Edgar Martínez: Wikis


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Edgar Martínez

Designated hitter / Third baseman
Born: January 2, 1963 (1963-01-02) (age 47)
New York, New York
Batted: Right Threw: Right 
MLB debut
September 12, 1987 for the Seattle Mariners
Last MLB appearance
October 3, 2004 for the Seattle Mariners
Career statistics
Batting average     .312
Home runs     309
Hits     2,247
Runs batted in     1,261
Career highlights and awards

Edgar Martínez (born January 2, 1963 in New York City, but raised in the Maguayo neighborhood of Dorado, Puerto Rico[1]) is a former Major League Baseball player who retired at the end of the 2004 season. He spent his entire 18-year major league career with the Seattle Mariners. During his time with the Mariners he was nicknamed Gar and Papi.

Martínez, Ted Williams, Babe Ruth, Stan Musial, Rogers Hornsby, Lou Gehrig, Manny Ramirez, and Todd Helton are the only players in history with 300 home runs, 500 doubles, a career batting average higher than .300, a career on-base percentage higher than .400 and a career slugging percentage higher than .500.


Professional career


Seattle Mariners

In December 19, 1982, the Seattle Mariners signed Martínez to a minor league contract. Martínez worked his way through the Mariners minor league system, making stops with the Chattanooga Lookouts and the Calgary Cannons. Martínez made his major league debut in September 12, 1987, and became a fixture in the Mariners' lineup in 1990, replacing Jim Presley at third base. He began his career as a third baseman and won an American League batting title in 1992, but then he tore his hamstring during an exhibition game at BC Place Stadium in Vancouver, B.C.on an unzipped seam in the turf between first and second, just before the 1993 season, and never fully recovered.[2]

Martínez became a full-time designated hitter in 1995, after missing the 1994 season to injury. To date, he is the only designated hitter ever to have won a batting title, winning it in 1995 with a .356 average.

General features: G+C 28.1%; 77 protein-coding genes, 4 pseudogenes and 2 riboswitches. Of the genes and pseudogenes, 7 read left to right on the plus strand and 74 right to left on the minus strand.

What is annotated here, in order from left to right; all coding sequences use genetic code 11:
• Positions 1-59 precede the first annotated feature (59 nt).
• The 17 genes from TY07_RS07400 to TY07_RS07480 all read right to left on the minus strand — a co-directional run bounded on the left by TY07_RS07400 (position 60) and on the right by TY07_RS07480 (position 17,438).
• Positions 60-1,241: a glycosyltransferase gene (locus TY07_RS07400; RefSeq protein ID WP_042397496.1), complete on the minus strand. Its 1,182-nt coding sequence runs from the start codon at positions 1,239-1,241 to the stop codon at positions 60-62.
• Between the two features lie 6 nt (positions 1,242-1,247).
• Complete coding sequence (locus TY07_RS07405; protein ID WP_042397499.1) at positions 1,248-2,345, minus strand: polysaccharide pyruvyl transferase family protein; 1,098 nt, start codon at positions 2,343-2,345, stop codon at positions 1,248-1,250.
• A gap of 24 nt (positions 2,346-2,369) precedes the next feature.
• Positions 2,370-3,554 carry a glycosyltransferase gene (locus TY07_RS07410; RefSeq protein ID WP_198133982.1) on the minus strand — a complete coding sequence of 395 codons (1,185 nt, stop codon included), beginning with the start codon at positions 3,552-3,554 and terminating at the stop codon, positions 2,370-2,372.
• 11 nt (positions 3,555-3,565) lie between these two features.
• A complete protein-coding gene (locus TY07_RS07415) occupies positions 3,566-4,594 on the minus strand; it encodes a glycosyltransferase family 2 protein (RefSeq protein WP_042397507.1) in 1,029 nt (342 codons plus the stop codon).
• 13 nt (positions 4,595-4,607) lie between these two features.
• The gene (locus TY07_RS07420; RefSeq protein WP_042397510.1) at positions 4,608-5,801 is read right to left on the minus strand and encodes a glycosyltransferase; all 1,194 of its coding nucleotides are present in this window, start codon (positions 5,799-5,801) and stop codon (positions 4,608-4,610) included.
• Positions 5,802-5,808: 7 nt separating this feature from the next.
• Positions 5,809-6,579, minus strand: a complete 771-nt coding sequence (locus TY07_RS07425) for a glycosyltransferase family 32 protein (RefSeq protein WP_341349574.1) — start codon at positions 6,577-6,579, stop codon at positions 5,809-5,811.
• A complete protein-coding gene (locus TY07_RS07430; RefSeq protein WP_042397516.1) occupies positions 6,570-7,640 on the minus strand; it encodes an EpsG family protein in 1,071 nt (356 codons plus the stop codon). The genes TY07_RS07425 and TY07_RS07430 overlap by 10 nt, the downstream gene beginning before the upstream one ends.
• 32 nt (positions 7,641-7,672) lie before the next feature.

On August 9, 2004 Martínez announced his retirement, effective at the end of the end of the season. Martínez said this about his choice of retiring and career in Seattle:

It is hard, very hard, I feel in my mind and my heart I want to keep playing. But my body is saying something differently, so I feel this is a good decision.

—Edgar Martínez, seattletimes.com: August 10, 2004[3]

The Double

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He is perhaps best remembered for his performance in the 1995 American League Division Series against the New York Yankees in which he hit .571 and was on base 18 times in 5 games. In game 4 of that series, he hit a three run homer, then a grand slam home run that broke a 6-6 tie, en route to an 11-8 victory. His RBI total in that game set a single-game postseason record. The win knotted the best-of-five series at two games apiece and forced game 5. Down 5-4 in the 11th inning of that decisive game, Martínez hit a two-run double, called "The Double" by Mariners fans, off Jack McDowell, winning the game for the Mariners, 6-5, and series, 3-2. The win sent the Mariners to the American League Championship Series for the first time in franchise history, against the Cleveland Indians, a series they would eventually lose in 6 games.

A lot of people remember that double when they talk about my career, I'd say, yeah, that would define my career.

—Edgar Martínez, espn.com: September 25, 2004.[4]

Baseball lore says that Edgar Martínez saved Seattle baseball with that double. While his series-winning hit did help build the groundswell that the Washington State Legislature eventually had to respond to, by enacting legislation to fund Safeco Field, it was one of many moments in a "miracle run" by the Mariners in September and October 1995 that changed public sentiment towards the team and towards public financing of a baseball-only stadium as a partial replacement for the Kingdome.


Edgar Martínez at bat

During his career, Martínez was a Mariner fan favorite, playing his entire career with the team, and always being willing to sign autographs for fans. In October 2004, following his retirement, S. Atlantic Street in Seattle was renamed Edgar Martínez Drive.

The Mariners have not issued Martínez' #11 jersey to anyone since he retired. Under Mariners' team policy, he will not be eligible to have his jersey formally retired until 2010, when he is eligible for the Baseball Hall of Fame for the first time. However, it is highly unlikely that any Mariner will ever wear that number again.